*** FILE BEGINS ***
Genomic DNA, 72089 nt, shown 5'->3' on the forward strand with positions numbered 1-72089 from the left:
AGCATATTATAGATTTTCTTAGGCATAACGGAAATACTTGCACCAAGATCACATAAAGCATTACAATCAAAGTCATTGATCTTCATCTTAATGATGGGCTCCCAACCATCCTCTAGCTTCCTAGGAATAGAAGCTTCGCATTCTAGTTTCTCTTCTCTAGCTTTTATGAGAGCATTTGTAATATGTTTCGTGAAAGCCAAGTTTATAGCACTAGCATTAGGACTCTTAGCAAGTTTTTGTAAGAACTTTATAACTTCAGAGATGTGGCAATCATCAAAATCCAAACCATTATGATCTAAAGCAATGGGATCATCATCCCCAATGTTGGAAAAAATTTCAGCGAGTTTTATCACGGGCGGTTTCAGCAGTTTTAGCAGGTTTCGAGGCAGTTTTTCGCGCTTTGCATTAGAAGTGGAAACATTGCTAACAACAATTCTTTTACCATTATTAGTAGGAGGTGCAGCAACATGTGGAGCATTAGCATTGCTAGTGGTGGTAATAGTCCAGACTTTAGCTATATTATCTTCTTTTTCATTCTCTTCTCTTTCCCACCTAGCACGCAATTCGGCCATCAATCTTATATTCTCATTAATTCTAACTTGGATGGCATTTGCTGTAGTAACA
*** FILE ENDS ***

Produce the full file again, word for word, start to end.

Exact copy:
Genomic DNA, 72089 nt, shown 5'->3' on the forward strand with positions numbered 1-72089 from the left:
AGCATATTATAGATTTTCTTAGGCATAACGGAAATACTTGCACCAAGATCACATAAAGCATTACAATCAAAGTCATTGATCTTCATCTTAATGATGGGCTCCCAACCATCCTCTAGCTTCCTAGGAATAGAAGCTTCGCATTCTAGTTTCTCTTCTCTAGCTTTTATGAGAGCATTTGTAATATGTTTCGTGAAAGCCAAGTTTATAGCACTAGCATTAGGACTCTTAGCAAGTTTTTGTAAGAACTTTATAACTTCAGAGATGTGGCAATCATCAAAATCCAAACCATTATGATCTAAAGCAATGGGATCATCATCCCCAATGTTGGAAAAAATTTCAGCGAGTTTTATCACGGGCGGTTTCAGCAGTTTTAGCAGGTTTCGAGGCAGTTTTTCGCGCTTTGCATTAGAAGTGGAAACATTGCTAACAACAATTCTTTTACCATTATTAGTAGGAGGTGCAGCAACATGTGGAGCATTAGCATTGCTAGTGGTGGTAATAGTCCAGACTTTAGCTATATTATCTTCTTTTTCATTCTCTTCTCTTTCCCACCTAGCACGCAATTCGGCCATCAATCTTATATTCTCATTAATTCTAACTTGGATGGCATTTGCTGTAGTAACA